The ALAR 91, also known as the Stipe Alar 91, is a Croatian insurrectionist submachine gun.
The year was 1991. The dissolution of Yugoslavia left Croatia with little weapons to arm their troops in time for said country's war of independence. An embargo prevented the newly formed state from legally buying weapons from across seas, which left Croatia with no choice but to design their own weapons, leading to the ALAR. The weapon, while based on dated designs, was apparently liked by its users. The weapons were produced in a small workshop somewhere in Croatia with the help of students from a local machining high school; very few weapons were produced.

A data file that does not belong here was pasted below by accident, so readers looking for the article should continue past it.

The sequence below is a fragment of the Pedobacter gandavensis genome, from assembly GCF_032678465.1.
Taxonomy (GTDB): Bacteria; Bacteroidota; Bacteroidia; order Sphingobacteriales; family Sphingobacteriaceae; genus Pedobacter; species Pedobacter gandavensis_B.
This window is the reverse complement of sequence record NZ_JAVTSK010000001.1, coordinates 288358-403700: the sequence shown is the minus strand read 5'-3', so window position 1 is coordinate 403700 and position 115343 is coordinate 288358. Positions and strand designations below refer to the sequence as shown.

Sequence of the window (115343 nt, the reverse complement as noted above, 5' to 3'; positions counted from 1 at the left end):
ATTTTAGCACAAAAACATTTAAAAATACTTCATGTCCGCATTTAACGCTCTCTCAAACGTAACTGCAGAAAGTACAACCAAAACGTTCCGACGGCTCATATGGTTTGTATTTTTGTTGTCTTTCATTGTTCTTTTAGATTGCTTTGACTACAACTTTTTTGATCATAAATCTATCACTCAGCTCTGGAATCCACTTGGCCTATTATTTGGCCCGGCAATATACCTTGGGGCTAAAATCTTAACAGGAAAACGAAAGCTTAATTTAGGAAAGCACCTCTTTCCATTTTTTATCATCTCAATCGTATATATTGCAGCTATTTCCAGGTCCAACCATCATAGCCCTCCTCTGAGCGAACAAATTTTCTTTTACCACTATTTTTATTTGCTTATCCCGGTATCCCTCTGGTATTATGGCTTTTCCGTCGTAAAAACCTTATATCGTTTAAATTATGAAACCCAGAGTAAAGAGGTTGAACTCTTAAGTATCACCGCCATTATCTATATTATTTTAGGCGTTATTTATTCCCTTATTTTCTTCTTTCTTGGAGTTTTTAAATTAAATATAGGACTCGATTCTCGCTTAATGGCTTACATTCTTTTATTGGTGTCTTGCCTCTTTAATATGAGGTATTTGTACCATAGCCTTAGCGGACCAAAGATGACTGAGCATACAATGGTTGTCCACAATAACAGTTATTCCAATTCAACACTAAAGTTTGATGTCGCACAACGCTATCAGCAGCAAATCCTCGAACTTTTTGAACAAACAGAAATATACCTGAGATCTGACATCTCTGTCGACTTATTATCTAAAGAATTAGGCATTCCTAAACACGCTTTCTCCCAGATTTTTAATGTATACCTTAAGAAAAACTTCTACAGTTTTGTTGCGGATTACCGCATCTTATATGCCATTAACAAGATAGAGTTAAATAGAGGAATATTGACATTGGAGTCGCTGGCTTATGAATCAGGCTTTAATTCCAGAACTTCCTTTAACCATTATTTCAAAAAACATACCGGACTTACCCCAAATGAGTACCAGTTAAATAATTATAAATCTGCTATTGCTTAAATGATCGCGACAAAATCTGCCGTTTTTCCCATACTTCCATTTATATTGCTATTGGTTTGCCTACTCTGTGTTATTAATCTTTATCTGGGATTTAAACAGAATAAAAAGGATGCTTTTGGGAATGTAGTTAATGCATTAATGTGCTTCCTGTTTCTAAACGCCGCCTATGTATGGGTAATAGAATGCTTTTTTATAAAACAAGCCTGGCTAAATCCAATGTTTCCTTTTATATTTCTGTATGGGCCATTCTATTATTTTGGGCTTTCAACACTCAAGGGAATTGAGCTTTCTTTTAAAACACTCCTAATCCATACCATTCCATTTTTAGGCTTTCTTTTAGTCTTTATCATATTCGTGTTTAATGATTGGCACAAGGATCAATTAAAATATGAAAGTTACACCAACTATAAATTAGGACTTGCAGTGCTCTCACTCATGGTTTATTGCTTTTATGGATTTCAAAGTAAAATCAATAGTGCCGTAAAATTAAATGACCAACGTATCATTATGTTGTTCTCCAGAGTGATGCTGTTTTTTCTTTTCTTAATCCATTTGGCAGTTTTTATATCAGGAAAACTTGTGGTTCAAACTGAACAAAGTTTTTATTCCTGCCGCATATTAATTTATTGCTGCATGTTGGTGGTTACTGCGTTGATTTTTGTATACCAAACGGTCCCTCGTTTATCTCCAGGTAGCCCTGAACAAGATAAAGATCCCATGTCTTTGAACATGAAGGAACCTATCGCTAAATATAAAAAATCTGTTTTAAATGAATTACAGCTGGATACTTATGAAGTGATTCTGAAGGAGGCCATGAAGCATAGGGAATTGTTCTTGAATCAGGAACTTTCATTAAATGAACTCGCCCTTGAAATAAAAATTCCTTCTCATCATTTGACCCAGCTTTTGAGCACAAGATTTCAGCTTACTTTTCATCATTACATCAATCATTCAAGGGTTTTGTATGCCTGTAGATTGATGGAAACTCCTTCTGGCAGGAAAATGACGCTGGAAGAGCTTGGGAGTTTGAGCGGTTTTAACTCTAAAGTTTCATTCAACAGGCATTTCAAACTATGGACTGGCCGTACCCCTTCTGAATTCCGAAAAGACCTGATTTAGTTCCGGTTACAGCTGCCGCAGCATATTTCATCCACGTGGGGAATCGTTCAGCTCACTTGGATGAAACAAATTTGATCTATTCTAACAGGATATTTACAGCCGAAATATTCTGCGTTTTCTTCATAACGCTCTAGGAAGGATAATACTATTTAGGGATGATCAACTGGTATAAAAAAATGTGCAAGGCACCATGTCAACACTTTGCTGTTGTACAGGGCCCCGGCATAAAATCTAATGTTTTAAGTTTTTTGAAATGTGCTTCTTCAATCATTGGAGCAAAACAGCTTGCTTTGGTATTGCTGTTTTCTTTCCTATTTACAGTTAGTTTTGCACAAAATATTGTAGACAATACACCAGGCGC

The ALAR is a very crudely-designed submachine gun with wooden furniture. The weapon is quite obviously a mechanical copy of the well-proven MP 40 submachine gun with a different pistol grip and a screw-on receiver. The weapon takes MP 40 magazines.
As mentioned above, the ALAR is a crude mechanical copy of the MP 40; in fact, the weapon uses an MP 40 barrel, bolt, magazine and trigger assembly. The weapon uses a tubular receiver with a screw-on barrel and a removable end cap, possibly for easy maintenance.